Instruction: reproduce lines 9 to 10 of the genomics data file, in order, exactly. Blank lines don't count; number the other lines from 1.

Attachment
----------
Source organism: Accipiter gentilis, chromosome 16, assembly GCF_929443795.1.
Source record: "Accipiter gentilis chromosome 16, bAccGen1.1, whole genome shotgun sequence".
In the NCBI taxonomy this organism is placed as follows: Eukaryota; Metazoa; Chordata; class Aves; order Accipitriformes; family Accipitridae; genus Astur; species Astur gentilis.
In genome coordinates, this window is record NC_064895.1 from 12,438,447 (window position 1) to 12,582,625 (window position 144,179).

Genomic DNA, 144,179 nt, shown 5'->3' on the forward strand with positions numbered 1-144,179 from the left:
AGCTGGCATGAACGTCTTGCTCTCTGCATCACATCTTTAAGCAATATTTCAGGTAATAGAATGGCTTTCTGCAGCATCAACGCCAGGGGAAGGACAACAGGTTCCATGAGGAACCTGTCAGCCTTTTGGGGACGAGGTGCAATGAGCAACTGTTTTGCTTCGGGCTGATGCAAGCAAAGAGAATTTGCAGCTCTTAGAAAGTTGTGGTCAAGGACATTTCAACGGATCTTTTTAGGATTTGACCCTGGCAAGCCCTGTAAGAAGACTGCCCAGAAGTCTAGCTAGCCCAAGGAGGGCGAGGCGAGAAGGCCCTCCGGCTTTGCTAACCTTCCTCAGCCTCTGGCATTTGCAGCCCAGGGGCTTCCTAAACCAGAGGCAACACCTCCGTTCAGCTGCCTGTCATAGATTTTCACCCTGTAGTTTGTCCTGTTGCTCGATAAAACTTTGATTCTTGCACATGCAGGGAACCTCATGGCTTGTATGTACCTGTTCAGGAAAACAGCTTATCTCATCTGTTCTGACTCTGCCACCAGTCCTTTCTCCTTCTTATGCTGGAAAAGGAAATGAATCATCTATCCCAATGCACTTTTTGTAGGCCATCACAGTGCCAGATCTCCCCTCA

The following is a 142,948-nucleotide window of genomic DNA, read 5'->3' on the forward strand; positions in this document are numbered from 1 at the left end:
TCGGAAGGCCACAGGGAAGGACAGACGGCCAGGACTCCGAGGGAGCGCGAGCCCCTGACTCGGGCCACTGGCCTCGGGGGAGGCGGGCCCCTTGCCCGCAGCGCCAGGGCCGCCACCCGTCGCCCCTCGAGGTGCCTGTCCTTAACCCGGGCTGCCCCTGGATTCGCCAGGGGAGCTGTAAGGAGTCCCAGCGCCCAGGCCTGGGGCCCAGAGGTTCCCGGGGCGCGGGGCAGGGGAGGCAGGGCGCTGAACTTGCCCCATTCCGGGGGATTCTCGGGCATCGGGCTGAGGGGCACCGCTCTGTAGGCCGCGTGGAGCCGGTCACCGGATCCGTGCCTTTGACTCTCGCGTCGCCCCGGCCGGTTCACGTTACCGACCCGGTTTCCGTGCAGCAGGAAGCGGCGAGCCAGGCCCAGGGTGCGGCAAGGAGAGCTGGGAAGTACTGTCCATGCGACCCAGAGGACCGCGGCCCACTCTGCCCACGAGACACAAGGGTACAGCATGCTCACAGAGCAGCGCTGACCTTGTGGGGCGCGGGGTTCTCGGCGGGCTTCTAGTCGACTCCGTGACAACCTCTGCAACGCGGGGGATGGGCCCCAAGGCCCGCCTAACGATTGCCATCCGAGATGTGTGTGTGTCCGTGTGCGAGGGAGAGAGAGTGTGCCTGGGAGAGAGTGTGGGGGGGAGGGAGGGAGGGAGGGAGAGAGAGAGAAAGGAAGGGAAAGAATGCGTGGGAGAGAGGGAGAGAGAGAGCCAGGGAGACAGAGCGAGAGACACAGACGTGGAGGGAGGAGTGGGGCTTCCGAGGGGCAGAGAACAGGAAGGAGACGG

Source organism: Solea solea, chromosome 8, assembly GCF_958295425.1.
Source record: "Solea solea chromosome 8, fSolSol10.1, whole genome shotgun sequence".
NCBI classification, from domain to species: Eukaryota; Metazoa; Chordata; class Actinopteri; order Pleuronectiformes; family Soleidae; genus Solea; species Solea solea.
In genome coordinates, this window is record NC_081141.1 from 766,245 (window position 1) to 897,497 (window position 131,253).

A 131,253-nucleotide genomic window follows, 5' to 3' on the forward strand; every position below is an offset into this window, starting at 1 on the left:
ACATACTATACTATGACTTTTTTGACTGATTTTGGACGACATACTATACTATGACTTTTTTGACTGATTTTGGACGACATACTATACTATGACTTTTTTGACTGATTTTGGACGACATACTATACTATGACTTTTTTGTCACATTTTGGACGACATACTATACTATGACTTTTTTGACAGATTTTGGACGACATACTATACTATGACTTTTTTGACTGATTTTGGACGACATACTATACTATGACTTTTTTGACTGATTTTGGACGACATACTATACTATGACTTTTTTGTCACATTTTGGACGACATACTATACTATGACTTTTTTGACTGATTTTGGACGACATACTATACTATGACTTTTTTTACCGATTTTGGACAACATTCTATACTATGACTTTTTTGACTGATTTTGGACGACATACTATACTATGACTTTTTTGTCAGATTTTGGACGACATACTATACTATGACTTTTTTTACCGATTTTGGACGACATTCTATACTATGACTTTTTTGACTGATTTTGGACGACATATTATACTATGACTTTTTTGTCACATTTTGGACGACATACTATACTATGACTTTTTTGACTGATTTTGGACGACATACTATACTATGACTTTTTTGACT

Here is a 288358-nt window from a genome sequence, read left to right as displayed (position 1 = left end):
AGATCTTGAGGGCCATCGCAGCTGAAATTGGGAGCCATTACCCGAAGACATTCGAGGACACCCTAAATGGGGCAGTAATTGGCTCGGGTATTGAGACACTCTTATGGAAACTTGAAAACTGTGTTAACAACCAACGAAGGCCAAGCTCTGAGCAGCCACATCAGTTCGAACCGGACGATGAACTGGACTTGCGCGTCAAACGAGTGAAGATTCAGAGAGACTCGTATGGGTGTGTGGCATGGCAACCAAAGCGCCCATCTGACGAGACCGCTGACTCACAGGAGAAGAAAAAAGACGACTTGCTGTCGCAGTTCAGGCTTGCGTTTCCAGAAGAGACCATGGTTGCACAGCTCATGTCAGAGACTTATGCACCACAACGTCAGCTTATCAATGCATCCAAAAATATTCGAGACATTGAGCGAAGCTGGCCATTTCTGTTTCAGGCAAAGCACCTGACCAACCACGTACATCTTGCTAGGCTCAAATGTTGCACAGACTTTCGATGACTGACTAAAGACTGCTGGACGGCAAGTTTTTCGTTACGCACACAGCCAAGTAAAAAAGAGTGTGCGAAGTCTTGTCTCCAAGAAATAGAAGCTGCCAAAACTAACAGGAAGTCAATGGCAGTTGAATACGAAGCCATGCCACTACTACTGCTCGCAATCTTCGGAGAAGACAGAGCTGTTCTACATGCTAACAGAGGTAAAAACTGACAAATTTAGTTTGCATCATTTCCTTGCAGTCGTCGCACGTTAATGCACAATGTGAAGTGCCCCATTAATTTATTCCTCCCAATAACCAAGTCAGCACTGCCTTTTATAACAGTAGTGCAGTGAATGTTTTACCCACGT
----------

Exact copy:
Source organism: Solea solea, chromosome 8, assembly GCF_958295425.1.
Source record: "Solea solea chromosome 8, fSolSol10.1, whole genome shotgun sequence".